Russia’s Foreign Currency, Gold Reserves And National Debt Compared With China and the United States
By Chris Devonshire-Ellis
Russia is not as impoverished as imagined while US debt could become a problem when bartered against hard assets
According to just released H1 2021 data from China’s State Administration of Foreign Exchange, China possesses US$3.21 trillion in foreign currency reserves. The Central Bank of Russia figures show Russia holding US$600 million in foreign currency reserves at the end of June.
We can break these figures down to a per capita basis as follows:
|Foreign Currency Reserves||Population||Amount Per Capita|
At the same time, both countries released data concerning their gold reserves. China has reserves of 1,957 tonnes, Russia reserves of 2,295 tonnes. At today’s spot value of US$46.4 million per tonne, this is worth the following USD equivalent.
|Gold Reserves||Population||Amount Per Capita|
At the same, the Chinese economy exceeded US$15 trillion in 2020 for the first time and is growing a rate of 12.7%. Russia’s economy hit US$1.47 trillion, roughly 10% of the size of China’s, and is growing at an expected rate of about 3.2%. That economic disparity between the size of the two economies does not equate to the difference in reserves, where different policies are apparent. China continues to hold large amounts of US dollars, although that amount has been decreasing rapidly and is believed to now be well below 50% of its total.
Russia meanwhile has almost completely divested itself of US dollars and has turned instead to gold – a commodity that tends to increase in value during times of uncertainty. Russia also has the world’s second largest unmined gold reserves with an estimated 7,500 tonnes still in the ground. China possesses unmined gold reserves of about 2,000 tonnes. Were those deposits to be realized, Russia would have total gold reserves valued at US$454,000,000,000 and China at US$183,604,800,000, bringing the per capita values in terms of both currency and gold reserves closer at US$3,604 for China and US$3,156 for Russia. The question is how much value can China rely upon in the debt value of the US dollar as opposed to Russia’s dominance in hard gold as an asset?
That appears to be a question that China is now addressing – with a sustained, yet continuing reduction in its US$ reserves – and increasing acquisitions of Russian gold.
In contrast, the United States foreign currency and gold reserves are as follows:
|Foreign Currency Reserves||Gold Reserves|
|United States||(USD value) 42,400,000,000||377,371,200,000|
The US has an additional 3,000 tonnes of unmined gold still in the ground, with a latent additional value of a further US$139,200,000,000 making the total US reserves larger than Russia’s.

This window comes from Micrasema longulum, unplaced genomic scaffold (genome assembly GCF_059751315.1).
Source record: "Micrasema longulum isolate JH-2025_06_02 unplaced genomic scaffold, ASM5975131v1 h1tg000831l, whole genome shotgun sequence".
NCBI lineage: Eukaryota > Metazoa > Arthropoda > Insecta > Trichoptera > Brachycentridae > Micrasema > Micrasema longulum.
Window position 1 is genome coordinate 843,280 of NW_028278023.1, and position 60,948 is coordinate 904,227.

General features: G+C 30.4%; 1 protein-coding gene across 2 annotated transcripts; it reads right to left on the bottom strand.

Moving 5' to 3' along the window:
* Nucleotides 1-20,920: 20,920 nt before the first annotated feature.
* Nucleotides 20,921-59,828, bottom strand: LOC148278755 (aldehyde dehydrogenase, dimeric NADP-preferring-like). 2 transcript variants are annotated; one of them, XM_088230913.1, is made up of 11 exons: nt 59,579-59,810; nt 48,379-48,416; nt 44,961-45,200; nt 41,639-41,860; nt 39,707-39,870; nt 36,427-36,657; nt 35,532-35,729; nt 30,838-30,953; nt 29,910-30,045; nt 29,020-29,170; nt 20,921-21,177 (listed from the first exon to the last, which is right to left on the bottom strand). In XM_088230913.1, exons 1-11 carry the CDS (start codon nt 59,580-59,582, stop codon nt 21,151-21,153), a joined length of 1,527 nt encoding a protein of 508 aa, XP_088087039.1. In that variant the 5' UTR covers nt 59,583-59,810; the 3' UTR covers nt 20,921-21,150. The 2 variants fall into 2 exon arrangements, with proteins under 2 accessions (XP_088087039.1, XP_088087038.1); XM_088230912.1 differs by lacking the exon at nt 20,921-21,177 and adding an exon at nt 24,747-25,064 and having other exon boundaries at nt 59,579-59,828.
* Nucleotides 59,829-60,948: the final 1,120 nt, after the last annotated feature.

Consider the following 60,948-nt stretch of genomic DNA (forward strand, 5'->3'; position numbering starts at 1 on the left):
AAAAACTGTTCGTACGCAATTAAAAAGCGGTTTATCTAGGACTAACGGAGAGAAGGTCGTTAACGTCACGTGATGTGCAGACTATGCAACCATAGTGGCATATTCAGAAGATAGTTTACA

However, Russia also has significant reserves of many other valuable commodities, and especially in oil and gas and other minerals such as some of the world’s largest and most valuable deposits of nickel, gold, lead, coal, molybdenum, gypsum, diamonds, diopside, silver, and zinc.
The results may be somewhat academic and can be interpreted in different ways. However, it does illustrate that for Russia and China, a move away from the US dollar and a re-emergence of currencies and trade based on real assets rather than debt could create problems in the US. There are also national debt issues to contend with, which we can examine as follows:
|National Debt (US$ trillion)||Percentage of GDP|
The emergence of Russia as one of the least-indebted countries in the world – yet with some of the highest real asset value reserves is in stark contrast to the fiscal behavior of both China and the United States. It remains to be seen how this will play out in coming years, however if China, as expected, continues to reduce its holdings of the US dollar, the US debt-based system will need to support the dollar by selling gold reserves – where Russia arguably holds strategic cards as it already has plentiful supplies. China may buy, but gold values may fall. It could indicate a future gold race to the bottom as the US becomes increasingly in need of gold to support debt, and should Russia and China increase supplies to deflate that. A closer look at US and Russian investments in their respective gold mining activities would be a clue as to how this struggle for global trade based on debt versus assets can be expected to play out in the longer term.
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